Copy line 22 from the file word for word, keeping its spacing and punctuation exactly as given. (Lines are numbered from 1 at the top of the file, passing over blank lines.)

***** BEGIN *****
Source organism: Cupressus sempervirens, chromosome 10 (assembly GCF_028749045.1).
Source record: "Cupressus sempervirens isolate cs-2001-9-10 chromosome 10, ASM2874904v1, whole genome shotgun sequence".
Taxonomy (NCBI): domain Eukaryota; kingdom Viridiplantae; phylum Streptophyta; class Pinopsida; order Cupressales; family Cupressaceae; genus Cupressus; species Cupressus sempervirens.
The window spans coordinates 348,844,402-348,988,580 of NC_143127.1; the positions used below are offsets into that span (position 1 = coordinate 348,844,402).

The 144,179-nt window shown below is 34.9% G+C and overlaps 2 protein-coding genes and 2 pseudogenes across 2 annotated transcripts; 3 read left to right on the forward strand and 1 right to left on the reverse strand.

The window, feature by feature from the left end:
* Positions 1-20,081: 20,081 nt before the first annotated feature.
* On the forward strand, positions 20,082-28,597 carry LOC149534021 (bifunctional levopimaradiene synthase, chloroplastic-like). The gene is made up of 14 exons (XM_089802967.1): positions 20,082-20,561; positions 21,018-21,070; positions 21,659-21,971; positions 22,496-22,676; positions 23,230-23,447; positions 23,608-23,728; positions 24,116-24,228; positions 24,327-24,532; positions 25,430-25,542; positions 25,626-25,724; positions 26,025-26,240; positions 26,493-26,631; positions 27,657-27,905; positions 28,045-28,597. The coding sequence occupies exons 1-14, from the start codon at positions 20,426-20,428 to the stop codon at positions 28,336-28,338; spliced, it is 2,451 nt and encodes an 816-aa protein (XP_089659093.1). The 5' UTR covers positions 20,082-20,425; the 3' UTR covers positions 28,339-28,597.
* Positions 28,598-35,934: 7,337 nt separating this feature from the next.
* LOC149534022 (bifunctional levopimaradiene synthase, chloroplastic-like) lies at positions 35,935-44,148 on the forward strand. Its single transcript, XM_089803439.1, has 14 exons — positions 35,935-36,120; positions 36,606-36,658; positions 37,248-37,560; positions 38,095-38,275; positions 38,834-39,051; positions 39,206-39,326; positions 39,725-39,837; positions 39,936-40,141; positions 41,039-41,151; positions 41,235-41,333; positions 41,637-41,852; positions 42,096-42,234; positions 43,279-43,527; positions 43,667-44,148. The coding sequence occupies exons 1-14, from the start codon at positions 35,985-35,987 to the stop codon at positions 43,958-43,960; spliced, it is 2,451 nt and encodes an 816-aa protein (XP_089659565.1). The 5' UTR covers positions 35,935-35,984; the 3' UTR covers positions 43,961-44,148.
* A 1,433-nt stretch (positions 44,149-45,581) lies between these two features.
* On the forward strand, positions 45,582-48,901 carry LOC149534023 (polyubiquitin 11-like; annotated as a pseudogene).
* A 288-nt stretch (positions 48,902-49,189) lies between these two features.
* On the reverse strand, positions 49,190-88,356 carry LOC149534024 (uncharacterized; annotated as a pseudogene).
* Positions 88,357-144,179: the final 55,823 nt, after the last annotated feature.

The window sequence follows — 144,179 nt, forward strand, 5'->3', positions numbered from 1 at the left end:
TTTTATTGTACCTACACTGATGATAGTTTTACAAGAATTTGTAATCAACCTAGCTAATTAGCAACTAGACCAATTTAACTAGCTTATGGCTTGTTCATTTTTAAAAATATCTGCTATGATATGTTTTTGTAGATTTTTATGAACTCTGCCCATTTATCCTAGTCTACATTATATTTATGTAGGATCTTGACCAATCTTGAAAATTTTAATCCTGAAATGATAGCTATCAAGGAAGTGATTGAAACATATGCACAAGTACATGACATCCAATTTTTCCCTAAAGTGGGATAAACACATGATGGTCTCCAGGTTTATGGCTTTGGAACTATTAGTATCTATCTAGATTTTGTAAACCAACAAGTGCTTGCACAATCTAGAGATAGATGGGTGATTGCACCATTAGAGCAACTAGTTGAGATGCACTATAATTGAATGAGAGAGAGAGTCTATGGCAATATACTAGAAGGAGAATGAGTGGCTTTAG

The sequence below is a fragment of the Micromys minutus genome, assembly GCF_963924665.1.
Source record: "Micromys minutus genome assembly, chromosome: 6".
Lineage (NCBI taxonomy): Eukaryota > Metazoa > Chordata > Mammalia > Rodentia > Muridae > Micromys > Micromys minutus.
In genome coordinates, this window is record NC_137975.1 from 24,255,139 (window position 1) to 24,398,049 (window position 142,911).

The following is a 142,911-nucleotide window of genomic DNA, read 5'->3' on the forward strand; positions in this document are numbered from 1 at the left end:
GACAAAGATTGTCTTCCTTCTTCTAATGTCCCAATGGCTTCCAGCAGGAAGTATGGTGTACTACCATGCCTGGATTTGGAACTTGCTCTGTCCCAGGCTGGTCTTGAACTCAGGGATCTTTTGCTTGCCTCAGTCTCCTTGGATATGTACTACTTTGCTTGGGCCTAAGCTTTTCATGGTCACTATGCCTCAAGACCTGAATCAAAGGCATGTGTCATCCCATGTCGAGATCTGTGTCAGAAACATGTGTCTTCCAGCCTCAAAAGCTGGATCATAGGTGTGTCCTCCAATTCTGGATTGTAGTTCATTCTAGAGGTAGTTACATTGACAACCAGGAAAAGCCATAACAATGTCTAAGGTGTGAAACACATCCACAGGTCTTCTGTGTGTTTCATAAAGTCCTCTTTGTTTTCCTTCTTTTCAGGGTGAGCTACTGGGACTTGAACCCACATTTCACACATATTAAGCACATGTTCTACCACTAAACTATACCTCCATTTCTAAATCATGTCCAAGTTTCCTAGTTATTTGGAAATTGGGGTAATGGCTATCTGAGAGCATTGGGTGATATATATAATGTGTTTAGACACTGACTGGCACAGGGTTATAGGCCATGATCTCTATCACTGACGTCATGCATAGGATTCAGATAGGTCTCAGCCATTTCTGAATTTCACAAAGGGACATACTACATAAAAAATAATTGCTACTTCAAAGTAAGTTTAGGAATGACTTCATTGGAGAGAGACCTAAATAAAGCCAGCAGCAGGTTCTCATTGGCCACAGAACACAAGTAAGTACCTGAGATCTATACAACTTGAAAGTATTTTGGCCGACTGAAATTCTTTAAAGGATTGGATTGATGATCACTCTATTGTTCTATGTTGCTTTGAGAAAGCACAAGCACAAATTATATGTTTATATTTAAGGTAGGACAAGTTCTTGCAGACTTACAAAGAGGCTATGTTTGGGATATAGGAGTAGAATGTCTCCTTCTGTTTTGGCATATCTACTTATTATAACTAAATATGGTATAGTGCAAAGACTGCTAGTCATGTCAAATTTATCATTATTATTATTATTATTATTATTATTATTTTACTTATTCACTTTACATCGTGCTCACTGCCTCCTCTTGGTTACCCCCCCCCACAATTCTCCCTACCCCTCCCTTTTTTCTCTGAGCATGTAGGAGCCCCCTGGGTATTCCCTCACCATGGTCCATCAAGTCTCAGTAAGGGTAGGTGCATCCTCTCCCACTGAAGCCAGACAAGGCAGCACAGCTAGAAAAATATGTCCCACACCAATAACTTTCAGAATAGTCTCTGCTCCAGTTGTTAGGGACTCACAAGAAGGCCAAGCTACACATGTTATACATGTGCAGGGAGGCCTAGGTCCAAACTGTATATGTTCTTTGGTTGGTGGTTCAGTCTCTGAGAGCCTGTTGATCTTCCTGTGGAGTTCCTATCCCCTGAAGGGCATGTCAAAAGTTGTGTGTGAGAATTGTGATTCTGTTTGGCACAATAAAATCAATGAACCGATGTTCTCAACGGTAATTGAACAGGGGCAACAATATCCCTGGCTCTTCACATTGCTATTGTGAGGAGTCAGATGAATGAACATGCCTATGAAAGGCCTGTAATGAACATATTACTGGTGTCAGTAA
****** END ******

The following is a 142,911-nucleotide window of genomic DNA, read 5'->3' on the forward strand; positions in this document are numbered from 1 at the left end: